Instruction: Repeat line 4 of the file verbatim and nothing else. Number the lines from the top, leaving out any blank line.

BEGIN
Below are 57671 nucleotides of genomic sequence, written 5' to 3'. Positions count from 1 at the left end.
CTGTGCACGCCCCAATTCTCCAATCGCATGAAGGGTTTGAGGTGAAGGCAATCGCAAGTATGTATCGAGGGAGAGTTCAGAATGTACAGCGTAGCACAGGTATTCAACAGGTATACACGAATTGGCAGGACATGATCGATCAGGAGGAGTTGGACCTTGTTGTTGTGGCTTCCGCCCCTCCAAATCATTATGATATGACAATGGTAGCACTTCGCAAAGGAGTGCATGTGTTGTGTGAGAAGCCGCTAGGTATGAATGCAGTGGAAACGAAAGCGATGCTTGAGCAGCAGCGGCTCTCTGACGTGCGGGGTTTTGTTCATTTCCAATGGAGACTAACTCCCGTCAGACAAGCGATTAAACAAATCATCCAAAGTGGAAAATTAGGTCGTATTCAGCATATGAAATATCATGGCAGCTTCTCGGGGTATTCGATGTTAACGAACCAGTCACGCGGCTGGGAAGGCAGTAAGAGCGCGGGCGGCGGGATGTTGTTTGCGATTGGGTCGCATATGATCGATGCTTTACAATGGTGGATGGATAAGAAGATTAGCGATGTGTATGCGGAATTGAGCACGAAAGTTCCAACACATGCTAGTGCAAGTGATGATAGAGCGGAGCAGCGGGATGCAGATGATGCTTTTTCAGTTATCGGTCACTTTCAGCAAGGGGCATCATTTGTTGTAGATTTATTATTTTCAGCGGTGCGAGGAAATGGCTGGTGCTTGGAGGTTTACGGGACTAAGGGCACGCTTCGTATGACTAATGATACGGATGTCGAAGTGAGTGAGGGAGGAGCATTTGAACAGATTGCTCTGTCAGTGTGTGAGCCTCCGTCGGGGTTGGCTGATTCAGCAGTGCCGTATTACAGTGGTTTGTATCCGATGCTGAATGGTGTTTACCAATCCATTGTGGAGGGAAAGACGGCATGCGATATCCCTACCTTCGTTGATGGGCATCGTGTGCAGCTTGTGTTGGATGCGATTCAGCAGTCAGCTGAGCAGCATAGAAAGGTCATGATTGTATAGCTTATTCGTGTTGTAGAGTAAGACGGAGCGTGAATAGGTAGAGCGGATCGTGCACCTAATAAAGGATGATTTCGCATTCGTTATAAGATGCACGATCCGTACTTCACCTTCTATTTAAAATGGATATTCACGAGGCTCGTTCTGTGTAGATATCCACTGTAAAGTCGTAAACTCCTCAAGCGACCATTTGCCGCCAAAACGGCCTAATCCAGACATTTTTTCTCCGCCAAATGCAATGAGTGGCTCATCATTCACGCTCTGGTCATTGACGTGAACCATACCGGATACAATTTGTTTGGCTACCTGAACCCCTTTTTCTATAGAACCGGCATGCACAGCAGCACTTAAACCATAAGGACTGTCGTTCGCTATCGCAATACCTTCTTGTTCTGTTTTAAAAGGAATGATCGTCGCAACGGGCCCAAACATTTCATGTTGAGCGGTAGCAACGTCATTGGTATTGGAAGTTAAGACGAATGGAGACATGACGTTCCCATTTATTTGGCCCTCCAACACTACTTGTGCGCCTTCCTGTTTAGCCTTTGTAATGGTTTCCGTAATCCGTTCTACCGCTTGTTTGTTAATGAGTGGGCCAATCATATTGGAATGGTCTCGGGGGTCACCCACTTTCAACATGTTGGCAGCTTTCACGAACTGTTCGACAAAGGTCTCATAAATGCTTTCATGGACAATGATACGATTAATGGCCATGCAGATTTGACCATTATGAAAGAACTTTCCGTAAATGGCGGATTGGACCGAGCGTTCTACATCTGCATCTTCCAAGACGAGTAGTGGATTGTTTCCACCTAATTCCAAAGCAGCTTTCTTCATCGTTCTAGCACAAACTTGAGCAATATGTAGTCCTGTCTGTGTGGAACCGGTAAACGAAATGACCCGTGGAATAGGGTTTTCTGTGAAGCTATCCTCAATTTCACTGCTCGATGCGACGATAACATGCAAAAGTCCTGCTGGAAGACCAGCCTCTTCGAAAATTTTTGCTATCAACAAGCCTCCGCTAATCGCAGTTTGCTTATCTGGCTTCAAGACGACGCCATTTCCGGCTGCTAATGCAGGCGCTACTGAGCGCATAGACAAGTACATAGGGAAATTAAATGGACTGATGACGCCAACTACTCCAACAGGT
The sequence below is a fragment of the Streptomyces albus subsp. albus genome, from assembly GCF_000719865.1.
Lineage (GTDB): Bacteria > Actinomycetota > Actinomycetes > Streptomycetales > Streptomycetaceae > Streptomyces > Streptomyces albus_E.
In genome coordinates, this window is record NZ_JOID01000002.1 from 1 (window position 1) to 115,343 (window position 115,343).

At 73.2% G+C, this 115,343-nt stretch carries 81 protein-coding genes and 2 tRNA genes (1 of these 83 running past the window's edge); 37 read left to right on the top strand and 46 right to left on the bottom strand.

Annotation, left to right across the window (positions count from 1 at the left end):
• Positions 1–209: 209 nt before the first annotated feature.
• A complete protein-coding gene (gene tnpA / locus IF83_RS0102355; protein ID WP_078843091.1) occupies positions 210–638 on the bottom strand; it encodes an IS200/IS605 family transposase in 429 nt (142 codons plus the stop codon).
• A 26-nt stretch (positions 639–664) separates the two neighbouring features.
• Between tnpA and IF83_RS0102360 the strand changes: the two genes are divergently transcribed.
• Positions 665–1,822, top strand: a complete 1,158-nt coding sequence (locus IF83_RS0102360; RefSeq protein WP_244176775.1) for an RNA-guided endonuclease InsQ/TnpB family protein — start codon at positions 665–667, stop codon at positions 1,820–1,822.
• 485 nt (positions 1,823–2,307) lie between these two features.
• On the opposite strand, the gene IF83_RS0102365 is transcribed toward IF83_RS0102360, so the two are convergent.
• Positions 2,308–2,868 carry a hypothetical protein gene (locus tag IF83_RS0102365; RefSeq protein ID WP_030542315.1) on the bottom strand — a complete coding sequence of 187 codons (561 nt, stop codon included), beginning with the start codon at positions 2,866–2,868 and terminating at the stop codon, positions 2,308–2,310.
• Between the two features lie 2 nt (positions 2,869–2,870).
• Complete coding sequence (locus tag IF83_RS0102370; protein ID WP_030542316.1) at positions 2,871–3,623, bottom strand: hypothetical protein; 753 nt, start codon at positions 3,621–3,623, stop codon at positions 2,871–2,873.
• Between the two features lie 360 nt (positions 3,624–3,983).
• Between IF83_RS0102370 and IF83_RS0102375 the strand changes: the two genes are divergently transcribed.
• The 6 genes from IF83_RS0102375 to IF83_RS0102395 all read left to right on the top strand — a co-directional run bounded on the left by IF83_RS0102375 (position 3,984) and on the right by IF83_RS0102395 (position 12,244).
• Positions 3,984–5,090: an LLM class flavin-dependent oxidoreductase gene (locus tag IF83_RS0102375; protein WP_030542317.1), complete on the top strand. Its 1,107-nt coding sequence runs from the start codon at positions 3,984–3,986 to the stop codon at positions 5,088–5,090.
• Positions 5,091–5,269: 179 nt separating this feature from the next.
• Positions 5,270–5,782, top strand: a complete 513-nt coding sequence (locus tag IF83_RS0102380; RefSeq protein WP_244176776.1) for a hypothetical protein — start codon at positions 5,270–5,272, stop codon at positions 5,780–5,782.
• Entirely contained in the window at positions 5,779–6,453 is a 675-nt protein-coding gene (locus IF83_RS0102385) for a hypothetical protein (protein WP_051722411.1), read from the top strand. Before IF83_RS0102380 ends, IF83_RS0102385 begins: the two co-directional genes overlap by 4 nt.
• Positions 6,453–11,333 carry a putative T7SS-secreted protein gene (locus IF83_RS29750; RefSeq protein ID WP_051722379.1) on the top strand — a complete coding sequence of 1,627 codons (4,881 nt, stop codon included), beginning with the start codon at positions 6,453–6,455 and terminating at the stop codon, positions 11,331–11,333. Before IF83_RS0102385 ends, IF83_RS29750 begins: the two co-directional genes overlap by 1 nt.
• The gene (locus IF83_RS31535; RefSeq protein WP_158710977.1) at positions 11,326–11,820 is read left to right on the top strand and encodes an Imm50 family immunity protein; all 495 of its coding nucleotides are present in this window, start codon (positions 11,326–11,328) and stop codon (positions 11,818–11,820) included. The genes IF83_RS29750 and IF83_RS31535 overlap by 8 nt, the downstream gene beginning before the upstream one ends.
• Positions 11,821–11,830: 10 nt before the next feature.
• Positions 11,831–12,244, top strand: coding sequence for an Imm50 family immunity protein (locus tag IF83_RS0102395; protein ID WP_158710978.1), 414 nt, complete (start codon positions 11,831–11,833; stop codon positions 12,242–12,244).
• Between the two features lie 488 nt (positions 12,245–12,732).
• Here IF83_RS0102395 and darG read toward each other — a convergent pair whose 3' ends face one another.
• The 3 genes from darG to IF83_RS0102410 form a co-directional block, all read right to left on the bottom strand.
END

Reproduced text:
Lineage (GTDB): Bacteria > Actinomycetota > Actinomycetes > Streptomycetales > Streptomycetaceae > Streptomyces > Streptomyces albus_E.